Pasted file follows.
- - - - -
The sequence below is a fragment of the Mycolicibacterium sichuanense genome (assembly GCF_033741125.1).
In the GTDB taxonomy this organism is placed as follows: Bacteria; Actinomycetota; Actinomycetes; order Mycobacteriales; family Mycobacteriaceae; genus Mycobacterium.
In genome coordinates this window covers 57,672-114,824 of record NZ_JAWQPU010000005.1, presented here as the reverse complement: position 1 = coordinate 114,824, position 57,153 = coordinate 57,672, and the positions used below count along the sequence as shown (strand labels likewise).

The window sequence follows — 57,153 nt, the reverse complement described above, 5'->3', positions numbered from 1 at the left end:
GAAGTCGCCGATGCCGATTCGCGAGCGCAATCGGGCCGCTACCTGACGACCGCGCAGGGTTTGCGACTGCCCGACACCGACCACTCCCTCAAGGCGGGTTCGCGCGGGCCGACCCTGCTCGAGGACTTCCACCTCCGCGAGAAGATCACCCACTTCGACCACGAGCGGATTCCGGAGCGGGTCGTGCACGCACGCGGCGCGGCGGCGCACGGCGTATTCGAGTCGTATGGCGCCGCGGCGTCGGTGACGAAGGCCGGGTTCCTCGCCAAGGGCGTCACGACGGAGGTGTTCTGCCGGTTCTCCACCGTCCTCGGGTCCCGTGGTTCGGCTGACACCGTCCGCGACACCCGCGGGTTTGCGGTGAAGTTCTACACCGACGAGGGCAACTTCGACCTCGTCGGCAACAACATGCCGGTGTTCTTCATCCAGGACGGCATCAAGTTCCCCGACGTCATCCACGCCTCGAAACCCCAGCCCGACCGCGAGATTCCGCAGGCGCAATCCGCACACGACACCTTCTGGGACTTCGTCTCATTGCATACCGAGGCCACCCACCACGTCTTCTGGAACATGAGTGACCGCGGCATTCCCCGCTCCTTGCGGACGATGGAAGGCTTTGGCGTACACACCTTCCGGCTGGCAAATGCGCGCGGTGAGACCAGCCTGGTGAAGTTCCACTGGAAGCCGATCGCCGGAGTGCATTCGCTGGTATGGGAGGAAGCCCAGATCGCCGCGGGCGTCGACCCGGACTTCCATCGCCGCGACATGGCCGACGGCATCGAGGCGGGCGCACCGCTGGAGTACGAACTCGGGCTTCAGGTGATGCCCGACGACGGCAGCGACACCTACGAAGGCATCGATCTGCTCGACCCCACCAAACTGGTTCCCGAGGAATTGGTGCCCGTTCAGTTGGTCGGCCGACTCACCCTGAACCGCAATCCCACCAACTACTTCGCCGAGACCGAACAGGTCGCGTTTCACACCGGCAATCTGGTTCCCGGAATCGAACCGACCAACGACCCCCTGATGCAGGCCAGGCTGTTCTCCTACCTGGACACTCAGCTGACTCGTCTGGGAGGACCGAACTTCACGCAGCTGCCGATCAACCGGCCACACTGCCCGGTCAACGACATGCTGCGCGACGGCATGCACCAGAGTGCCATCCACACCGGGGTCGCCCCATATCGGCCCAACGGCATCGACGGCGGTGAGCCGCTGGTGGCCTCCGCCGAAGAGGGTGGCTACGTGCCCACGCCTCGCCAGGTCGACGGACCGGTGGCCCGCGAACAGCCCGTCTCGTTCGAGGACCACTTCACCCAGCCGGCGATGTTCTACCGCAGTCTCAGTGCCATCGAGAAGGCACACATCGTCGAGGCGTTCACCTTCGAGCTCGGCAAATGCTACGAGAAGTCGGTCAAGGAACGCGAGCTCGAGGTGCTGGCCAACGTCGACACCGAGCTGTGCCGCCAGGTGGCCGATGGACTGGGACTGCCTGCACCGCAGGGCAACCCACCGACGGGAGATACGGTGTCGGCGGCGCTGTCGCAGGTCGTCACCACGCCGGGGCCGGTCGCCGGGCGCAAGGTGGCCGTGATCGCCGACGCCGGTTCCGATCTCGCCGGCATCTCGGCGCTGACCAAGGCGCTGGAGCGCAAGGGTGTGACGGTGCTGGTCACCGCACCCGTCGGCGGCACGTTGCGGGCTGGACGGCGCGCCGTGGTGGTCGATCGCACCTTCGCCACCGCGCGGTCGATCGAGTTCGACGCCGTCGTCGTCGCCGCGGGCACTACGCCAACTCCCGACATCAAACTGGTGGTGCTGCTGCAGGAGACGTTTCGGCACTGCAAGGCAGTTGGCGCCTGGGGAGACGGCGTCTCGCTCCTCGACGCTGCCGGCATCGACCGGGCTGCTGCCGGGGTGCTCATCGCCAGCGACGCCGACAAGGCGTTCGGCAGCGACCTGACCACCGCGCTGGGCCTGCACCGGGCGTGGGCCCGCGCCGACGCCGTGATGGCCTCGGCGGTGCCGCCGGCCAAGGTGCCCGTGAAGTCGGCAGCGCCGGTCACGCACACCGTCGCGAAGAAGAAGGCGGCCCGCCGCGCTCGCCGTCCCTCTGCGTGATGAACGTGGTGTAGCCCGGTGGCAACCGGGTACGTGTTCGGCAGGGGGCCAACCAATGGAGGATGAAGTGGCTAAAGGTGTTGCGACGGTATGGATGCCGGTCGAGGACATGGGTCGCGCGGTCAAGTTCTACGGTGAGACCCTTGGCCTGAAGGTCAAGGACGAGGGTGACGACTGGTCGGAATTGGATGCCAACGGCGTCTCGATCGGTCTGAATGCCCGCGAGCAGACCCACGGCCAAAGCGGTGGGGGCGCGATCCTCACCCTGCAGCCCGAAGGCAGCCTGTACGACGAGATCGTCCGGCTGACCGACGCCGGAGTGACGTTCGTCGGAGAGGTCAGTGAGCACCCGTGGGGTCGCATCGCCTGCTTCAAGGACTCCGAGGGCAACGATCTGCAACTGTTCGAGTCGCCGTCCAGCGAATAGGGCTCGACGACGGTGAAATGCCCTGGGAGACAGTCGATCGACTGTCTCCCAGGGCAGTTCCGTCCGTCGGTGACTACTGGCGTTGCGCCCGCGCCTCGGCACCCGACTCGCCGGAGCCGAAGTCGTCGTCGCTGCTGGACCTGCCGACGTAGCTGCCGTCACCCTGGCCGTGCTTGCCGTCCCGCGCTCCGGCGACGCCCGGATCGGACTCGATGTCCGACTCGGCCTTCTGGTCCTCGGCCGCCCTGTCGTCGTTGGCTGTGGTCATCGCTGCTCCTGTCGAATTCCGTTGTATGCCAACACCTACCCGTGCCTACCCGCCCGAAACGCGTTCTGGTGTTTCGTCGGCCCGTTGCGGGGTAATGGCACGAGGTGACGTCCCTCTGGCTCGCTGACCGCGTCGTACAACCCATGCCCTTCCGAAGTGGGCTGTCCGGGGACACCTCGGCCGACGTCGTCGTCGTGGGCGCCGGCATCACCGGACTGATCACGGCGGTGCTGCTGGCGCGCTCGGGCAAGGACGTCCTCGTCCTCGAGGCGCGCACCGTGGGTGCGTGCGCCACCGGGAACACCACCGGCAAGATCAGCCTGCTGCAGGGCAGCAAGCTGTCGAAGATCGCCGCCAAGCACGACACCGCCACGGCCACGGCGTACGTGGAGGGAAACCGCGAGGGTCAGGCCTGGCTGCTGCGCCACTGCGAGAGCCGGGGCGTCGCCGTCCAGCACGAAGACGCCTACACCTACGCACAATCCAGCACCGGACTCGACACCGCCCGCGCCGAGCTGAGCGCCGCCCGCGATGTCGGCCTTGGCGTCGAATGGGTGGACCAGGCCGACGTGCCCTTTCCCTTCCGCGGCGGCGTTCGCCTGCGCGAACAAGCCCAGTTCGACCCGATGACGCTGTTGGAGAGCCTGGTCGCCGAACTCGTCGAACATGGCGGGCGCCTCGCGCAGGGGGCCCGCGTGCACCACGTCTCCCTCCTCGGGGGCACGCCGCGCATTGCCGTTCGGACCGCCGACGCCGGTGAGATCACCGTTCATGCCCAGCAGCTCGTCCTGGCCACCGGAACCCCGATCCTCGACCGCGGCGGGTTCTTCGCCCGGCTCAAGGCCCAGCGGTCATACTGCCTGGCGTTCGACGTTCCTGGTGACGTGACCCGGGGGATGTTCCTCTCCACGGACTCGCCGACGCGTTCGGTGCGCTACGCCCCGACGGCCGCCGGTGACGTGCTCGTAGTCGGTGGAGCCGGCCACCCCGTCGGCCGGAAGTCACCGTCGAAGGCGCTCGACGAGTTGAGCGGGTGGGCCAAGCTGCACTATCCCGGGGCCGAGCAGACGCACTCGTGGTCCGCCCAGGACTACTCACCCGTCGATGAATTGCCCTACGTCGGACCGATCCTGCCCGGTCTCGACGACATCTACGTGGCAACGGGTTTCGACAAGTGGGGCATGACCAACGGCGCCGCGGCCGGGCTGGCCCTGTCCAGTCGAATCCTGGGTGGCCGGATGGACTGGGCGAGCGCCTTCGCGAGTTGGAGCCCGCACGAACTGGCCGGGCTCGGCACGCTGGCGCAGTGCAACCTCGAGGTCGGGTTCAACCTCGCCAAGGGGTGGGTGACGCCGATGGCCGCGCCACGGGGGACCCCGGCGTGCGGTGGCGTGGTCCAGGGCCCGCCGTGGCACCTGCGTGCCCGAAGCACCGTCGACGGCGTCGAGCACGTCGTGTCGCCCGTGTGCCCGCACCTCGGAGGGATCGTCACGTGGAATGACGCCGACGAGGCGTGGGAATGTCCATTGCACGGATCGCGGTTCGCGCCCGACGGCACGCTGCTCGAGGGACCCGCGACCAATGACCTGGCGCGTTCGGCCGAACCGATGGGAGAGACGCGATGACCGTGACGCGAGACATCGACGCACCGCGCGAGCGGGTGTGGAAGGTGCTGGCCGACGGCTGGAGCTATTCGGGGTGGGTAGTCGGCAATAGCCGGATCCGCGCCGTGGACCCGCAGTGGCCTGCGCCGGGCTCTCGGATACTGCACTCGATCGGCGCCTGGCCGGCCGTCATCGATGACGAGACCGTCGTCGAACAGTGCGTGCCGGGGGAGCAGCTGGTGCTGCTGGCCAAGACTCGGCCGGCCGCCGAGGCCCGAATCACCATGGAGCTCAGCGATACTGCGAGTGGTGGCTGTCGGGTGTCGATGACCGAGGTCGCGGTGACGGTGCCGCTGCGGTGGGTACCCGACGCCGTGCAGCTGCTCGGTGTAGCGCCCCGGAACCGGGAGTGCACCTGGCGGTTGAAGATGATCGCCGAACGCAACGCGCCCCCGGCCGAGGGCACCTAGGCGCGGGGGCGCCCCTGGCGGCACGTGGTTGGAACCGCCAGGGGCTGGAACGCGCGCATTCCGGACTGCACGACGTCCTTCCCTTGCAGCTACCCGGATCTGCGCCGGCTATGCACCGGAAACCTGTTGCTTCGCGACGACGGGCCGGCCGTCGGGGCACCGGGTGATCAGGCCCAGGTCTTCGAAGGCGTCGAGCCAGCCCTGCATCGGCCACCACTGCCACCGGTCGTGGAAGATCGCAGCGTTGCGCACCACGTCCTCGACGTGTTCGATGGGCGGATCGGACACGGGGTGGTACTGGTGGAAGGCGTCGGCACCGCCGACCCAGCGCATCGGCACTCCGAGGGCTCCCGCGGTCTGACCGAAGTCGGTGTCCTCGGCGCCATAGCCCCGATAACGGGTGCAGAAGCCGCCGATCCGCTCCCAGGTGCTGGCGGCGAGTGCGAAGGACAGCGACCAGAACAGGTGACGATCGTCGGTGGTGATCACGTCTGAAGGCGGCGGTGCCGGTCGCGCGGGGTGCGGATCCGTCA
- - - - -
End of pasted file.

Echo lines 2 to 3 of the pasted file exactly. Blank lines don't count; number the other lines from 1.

In the GTDB taxonomy this organism is placed as follows: Bacteria; Actinomycetota; Actinomycetes; order Mycobacteriales; family Mycobacteriaceae; genus Mycobacterium.
In genome coordinates this window covers 57,672-114,824 of record NZ_JAWQPU010000005.1, presented here as the reverse complement: position 1 = coordinate 114,824, position 57,153 = coordinate 57,672, and the positions used below count along the sequence as shown (strand labels likewise).